Flashing lights improve pedestrian crossings on Broadway Street

By University Communications
September 13, 2015
The new flashing light system

Photo: The new flashing light system

Walking across South Broadway Street, the main north-south thoroughfare through Menomonie, can be intimidating at times.

Two of the pedestrian crossings on the street, one in the heart of the University of Wisconsin-Stout campus, will be safer, however, when the fall semester begins.

Students return to residence halls Sunday, Sept. 6, and classes begin Wednesday, Sept. 9.

The university, city and state have worked together to install new push-button flashing light systems at pedestrian crossings on 10th Avenue and 17th Avenue.

Pedestrians at the two sites can start bright flashing amber signals —four of them, one at each corner —that alert motorists, who are required by law to yield to pedestrians in crosswalks.

The projects were completed as part of a state road project this summer on Broadway, which also is part of Highway 25.

Previously, the intersections were marked with traditional yellow pedestrian crossing signs, but only one had any flashing lights. The crossing signs remain along with pavement markings to further alert motorists.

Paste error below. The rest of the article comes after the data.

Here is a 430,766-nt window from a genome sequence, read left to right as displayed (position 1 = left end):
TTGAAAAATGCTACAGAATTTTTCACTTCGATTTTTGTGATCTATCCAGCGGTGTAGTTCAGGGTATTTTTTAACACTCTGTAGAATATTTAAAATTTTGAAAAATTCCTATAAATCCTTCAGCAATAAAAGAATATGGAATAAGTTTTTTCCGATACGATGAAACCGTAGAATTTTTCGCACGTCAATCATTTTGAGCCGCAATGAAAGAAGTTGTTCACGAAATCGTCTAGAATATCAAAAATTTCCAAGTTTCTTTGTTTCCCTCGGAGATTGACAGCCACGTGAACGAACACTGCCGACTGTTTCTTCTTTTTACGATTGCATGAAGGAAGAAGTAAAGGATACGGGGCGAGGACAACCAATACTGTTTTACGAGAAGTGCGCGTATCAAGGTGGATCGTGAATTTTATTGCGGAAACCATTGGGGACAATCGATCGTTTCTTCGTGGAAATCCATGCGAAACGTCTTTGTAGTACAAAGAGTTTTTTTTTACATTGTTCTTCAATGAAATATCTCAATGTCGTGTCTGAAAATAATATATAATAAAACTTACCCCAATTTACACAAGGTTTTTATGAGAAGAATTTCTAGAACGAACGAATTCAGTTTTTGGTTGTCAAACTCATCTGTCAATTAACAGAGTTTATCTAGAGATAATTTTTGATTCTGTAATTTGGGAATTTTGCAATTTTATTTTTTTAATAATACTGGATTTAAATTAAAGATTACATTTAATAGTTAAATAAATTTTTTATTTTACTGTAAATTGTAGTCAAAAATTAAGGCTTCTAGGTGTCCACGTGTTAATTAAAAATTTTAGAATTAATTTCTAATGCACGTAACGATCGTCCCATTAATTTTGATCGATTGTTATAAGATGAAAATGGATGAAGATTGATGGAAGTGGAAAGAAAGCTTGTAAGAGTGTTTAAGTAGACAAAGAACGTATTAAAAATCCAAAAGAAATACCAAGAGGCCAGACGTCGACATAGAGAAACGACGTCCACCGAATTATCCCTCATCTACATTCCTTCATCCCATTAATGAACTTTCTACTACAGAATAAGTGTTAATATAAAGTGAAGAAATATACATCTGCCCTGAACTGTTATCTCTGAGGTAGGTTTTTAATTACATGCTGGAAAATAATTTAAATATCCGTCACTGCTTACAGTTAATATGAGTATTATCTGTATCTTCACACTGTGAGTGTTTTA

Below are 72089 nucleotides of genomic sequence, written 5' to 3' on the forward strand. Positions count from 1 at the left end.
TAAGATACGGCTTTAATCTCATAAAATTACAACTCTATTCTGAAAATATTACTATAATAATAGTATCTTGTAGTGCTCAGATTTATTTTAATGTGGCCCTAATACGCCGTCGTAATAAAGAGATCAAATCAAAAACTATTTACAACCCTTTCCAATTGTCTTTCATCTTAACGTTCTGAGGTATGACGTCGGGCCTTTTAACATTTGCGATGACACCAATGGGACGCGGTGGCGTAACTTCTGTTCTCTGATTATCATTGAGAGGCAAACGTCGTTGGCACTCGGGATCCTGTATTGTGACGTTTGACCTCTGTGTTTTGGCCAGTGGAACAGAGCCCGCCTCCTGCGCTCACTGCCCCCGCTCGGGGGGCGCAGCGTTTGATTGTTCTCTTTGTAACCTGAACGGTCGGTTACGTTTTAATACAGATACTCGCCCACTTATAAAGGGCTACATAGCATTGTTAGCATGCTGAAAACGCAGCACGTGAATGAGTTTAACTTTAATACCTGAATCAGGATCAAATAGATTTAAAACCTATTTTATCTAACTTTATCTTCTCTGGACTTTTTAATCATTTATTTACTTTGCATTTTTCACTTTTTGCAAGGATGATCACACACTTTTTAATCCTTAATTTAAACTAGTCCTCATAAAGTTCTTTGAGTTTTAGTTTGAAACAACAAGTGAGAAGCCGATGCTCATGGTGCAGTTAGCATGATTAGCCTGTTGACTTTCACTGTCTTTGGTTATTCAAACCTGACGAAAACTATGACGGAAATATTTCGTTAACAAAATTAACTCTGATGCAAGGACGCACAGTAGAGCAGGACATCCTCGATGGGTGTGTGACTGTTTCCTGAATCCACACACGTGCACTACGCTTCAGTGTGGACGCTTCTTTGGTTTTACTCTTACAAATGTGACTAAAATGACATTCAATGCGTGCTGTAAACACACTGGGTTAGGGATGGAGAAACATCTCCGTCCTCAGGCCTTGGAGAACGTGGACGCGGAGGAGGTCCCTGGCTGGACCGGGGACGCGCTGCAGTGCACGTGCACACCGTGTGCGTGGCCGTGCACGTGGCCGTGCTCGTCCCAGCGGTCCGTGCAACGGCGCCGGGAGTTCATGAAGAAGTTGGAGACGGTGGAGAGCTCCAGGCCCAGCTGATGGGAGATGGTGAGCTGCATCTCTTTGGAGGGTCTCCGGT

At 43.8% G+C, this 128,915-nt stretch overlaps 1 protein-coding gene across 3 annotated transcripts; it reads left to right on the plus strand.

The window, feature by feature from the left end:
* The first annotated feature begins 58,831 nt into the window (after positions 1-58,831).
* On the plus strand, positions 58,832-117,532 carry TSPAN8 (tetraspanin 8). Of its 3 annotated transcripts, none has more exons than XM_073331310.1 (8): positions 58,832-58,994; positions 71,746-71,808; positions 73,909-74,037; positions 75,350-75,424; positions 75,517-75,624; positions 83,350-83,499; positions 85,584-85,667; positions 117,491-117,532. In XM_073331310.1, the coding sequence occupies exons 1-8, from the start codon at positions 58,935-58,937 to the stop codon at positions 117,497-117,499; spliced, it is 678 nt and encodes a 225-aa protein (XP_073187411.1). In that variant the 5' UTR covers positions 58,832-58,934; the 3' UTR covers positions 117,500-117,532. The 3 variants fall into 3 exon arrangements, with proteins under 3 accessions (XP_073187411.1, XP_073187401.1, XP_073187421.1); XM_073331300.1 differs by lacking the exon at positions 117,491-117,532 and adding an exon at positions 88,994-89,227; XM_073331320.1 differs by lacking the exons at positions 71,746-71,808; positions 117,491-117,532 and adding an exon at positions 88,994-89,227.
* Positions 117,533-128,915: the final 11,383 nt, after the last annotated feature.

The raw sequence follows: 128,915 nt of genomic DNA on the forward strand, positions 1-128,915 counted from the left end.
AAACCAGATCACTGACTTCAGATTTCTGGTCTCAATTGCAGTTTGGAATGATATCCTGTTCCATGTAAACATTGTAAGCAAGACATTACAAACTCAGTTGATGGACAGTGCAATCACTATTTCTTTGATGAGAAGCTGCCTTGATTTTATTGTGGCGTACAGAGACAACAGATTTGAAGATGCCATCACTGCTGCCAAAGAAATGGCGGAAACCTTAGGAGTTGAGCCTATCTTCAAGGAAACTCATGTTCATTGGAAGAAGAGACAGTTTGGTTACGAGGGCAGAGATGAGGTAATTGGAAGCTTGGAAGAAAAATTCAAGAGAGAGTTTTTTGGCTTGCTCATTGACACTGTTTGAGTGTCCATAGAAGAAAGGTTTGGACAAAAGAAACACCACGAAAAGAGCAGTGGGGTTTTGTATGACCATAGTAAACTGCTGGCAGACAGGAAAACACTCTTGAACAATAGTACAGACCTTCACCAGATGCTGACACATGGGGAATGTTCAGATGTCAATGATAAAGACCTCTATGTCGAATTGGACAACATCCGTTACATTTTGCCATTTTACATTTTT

"Studies show the percentage of motorist compliance is much better with the new light system than with the plain diamond-shaped sign," said Jim Uhlir, executive director of UW-Stout Health and Safety. "It's a busy area. I believe this is much-improved for safety."

Both crossings are slightly more dangerous than others on Broadway because they're at the bottoms of hills.

"We get concerns every year on Broadway. This really helps the effort to get motorists to stop and pedestrians to use these signals. We encourage pedestrians to use the crosswalks and not jaywalk on our campus," Uhlir said.

The daily traffic count on South Broadway Street is 14,600, according to Randy Eide, Menomonie Public Works director. Eide said the flashing lights improve safety for pedestrians but don't completely eliminate risk.

"Once the flashers are activated it does not mean the traffic will automatically stop. Pedestrians still need to look both ways. I've seen a few people push the buttons and just start walking, which could be very dangerous," Eide said.

The 10th Avenue crossing is near UW-Stout's Millennium Hall, residence halls and Merle M. Price Commons, all on the east side of Broadway. The university has three parking lots with 320 stalls on the west side of Broadway.

The 17th Avenue crossing is just south of UW-Stout's Don and Nona Williams Stadium, at the far end of campus but likely a busy intersection on football game day.

For several years the university and city have looked at options for improving pedestrian safety on Broadway. UW-Stout industrial design students, for example, developed ideas that examined the possibilities and were considered, Uhlir said.

The city and the university each paid for one of the improved crossings.

The systems, called the Rapid Rectangular Flashing Beacon, are made by TAPCO, Traffic and Parking Control Corp., of Brown Deer.